“Instead, we give each other the silent treatment,” laughs Domiku Ugarte, 25, June’s eldest son, “but only for two to three days.”

Domiku, a finance major, works as duty manager in Bluewater Panglao.

“Then everything is all right again,” says Jovi. “We live in the same house. We cannot be mad at each other for long.”

“Afterwards, we discuss the problem,” says Julie. “So there is no resentment on anybody’s part.”

Food is also another family bond.

The adobo rice in the resort is delicious, as is the lechon. Every couple of hours, the family, led by the patriarch, would call for a break in our meetings so everyone could dine.


“We are conscious of our roles and tasks, and we endeavor to maintain an awareness of the consequences of our actions,” reads the Family Constitution, “We value discipline and refrain from a sense of entitlement, keeping always in mind our responsibilities, not only in the stewardship of the family business, but also towards the community through philanthropic activities.”

Upon entry to the business, Domiku started like any other non-family employee: in the management training program.

“Domiku grew up in the resort, with the housekeeping staff doting over him,” says Julie.

But even so, under the eagle eye of housekeeping, as part of the training rotation, “I had to make the beds, clean the toilets, several times, for several days,” Domiku says.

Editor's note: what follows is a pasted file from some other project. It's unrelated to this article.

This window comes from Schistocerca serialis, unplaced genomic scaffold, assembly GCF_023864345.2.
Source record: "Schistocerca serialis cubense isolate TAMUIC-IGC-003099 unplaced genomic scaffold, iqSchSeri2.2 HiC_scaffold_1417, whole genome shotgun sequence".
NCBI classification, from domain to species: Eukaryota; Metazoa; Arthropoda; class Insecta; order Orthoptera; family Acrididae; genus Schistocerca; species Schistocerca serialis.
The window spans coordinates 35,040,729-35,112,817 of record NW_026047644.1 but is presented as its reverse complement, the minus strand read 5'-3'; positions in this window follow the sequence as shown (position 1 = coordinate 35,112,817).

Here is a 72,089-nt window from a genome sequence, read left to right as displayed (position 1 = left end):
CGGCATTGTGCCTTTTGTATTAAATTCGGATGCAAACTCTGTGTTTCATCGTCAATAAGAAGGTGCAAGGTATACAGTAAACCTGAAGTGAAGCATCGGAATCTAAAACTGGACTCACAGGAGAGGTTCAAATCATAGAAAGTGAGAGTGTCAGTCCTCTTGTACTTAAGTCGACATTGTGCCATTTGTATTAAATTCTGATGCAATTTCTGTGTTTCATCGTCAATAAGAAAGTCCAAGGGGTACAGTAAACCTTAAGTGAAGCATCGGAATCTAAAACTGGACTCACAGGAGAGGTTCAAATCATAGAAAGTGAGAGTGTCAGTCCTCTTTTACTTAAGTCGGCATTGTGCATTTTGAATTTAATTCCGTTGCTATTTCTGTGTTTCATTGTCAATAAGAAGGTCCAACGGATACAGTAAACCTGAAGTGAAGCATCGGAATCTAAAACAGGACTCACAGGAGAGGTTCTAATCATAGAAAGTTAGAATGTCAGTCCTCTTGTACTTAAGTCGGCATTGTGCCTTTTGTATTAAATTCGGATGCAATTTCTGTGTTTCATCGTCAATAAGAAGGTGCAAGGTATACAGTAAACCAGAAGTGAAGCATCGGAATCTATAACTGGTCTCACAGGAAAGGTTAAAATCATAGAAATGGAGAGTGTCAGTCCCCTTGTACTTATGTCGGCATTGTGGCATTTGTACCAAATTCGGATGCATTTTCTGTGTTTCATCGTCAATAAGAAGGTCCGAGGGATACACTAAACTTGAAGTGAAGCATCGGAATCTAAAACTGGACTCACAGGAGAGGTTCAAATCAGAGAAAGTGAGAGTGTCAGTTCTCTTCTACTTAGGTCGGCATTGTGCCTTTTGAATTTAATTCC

In the kitchen, Domiku was exposed not only to the operations, but also to the “cutting, slicing duties.”

At present, though Jovi is Julie’s brother and part-owner of the resort, he is also undergoing a similar training program, to last for many months. No fast track to the boss’s chair for this family: the Alegrados want employees to prove themselves, both family and non-family.


Trusted professionals are valued by the family.

Indeed, the long-lasting ones, such as vice president for finance Rhys Buac, are treated as family.

Upon my arrival at the airport, I was greeted by an elderly gentleman, Mang Tony, who insisted on helping me with my bag.

How long has Mang Tony been with Maribago?

He broke into a grin. “Matagal na! (For many years) I watched the children grow up. I remember Julie starting to work for us after college.”

I conversed with employees: about politics and traffic with drivers, exhaust fan mechanics with engineers, laugh-out-loud jokes with room service.

Workers treat guests like family.

No wonder Maribago has thrived for a quarter century.

Izarra Ugarte, 18, Domiku’s younger sister, is set to study hotel management abroad. What does she look for in a leader, a successor to be chosen among the third generation, someday?

Izarra says, “Someone with the education and the experience.”

Book-smart and street-smart, much like Julie.

With a close-knit family and solid values, the Alegrados can look forward with confidence to the next 25 years and beyond.

Visit Next Friday: When being frugal does not work.

(Queena N. Lee-Chua is on the Board of Directors of Ateneo de Manila University’s Family Business Development Center. Get her book “Successful Family Businesses” at the University Press [e-mail [email protected]]. E-mail the author at [email protected])